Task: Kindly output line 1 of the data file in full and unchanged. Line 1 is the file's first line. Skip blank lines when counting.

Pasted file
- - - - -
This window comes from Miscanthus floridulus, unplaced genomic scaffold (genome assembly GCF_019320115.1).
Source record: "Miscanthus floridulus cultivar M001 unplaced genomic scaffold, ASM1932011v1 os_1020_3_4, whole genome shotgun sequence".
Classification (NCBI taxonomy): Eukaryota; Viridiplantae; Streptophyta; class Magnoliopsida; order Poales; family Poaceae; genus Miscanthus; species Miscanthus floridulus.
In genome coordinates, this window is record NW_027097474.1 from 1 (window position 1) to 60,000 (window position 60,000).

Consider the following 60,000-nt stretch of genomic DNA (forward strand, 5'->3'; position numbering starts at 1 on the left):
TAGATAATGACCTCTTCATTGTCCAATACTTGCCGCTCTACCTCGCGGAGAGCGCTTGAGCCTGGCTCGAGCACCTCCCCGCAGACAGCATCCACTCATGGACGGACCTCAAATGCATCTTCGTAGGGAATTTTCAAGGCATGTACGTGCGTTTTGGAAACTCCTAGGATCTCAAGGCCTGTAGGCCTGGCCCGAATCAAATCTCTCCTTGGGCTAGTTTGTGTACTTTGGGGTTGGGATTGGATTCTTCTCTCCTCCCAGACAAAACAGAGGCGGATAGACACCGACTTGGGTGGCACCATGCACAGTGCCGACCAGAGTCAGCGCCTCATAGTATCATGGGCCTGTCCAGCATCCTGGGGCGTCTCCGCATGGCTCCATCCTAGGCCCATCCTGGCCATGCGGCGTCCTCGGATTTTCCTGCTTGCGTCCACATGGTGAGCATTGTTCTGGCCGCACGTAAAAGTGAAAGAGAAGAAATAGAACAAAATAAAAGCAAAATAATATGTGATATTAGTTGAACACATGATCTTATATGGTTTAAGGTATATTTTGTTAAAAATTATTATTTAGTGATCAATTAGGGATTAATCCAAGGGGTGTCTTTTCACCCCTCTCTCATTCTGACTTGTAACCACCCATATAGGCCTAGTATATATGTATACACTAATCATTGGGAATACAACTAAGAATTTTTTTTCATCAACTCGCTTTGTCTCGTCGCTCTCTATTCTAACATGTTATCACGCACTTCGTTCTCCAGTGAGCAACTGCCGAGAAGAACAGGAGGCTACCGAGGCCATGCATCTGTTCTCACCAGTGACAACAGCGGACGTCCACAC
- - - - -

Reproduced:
This window comes from Miscanthus floridulus, unplaced genomic scaffold (genome assembly GCF_019320115.1).